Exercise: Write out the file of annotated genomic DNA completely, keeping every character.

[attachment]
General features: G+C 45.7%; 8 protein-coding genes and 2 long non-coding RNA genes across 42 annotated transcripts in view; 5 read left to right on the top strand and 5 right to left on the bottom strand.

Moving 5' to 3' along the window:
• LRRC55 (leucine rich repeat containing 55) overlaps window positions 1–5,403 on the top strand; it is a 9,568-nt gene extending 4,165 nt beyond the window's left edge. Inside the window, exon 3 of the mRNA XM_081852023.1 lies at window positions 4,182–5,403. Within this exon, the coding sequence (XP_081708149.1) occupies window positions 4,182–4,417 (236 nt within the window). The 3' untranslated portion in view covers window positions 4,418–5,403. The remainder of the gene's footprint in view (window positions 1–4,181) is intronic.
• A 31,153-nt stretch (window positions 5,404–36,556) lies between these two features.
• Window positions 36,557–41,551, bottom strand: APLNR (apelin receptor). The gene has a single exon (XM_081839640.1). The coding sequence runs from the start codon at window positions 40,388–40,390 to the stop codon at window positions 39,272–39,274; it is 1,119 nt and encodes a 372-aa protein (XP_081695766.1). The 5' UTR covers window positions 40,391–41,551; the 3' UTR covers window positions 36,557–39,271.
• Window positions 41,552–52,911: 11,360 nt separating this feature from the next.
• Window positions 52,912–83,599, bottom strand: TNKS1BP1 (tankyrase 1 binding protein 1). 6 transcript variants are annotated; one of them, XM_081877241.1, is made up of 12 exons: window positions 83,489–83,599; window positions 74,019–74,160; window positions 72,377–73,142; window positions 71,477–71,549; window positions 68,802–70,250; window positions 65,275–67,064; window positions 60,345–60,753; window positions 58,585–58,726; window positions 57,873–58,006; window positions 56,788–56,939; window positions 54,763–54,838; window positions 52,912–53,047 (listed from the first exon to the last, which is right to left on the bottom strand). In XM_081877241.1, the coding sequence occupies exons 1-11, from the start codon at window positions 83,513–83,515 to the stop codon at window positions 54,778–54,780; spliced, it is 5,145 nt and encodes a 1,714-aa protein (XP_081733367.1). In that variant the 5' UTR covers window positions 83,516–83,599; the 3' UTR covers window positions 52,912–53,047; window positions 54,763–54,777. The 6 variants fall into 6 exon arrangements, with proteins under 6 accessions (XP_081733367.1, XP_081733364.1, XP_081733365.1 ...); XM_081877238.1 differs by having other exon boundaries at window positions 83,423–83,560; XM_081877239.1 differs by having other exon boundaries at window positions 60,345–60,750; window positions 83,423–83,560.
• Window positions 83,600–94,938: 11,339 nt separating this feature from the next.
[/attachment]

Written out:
General features: G+C 45.7%; 8 protein-coding genes and 2 long non-coding RNA genes across 42 annotated transcripts in view; 5 read left to right on the top strand and 5 right to left on the bottom strand.

Moving 5' to 3' along the window:
• LRRC55 (leucine rich repeat containing 55) overlaps window positions 1–5,403 on the top strand; it is a 9,568-nt gene extending 4,165 nt beyond the window's left edge. Inside the window, exon 3 of the mRNA XM_081852023.1 lies at window positions 4,182–5,403. Within this exon, the coding sequence (XP_081708149.1) occupies window positions 4,182–4,417 (236 nt within the window). The 3' untranslated portion in view covers window positions 4,418–5,403. The remainder of the gene's footprint in view (window positions 1–4,181) is intronic.
• A 31,153-nt stretch (window positions 5,404–36,556) lies between these two features.
• Window positions 36,557–41,551, bottom strand: APLNR (apelin receptor). The gene has a single exon (XM_081839640.1). The coding sequence runs from the start codon at window positions 40,388–40,390 to the stop codon at window positions 39,272–39,274; it is 1,119 nt and encodes a 372-aa protein (XP_081695766.1). The 5' UTR covers window positions 40,391–41,551; the 3' UTR covers window positions 36,557–39,271.
• Window positions 41,552–52,911: 11,360 nt separating this feature from the next.
• Window positions 52,912–83,599, bottom strand: TNKS1BP1 (tankyrase 1 binding protein 1). 6 transcript variants are annotated; one of them, XM_081877241.1, is made up of 12 exons: window positions 83,489–83,599; window positions 74,019–74,160; window positions 72,377–73,142; window positions 71,477–71,549; window positions 68,802–70,250; window positions 65,275–67,064; window positions 60,345–60,753; window positions 58,585–58,726; window positions 57,873–58,006; window positions 56,788–56,939; window positions 54,763–54,838; window positions 52,912–53,047 (listed from the first exon to the last, which is right to left on the bottom strand). In XM_081877241.1, the coding sequence occupies exons 1-11, from the start codon at window positions 83,513–83,515 to the stop codon at window positions 54,778–54,780; spliced, it is 5,145 nt and encodes a 1,714-aa protein (XP_081733367.1). In that variant the 5' UTR covers window positions 83,516–83,599; the 3' UTR covers window positions 52,912–53,047; window positions 54,763–54,777. The 6 variants fall into 6 exon arrangements, with proteins under 6 accessions (XP_081733367.1, XP_081733364.1, XP_081733365.1 ...); XM_081877238.1 differs by having other exon boundaries at window positions 83,423–83,560; XM_081877239.1 differs by having other exon boundaries at window positions 60,345–60,750; window positions 83,423–83,560.
• Window positions 83,600–94,938: 11,339 nt separating this feature from the next.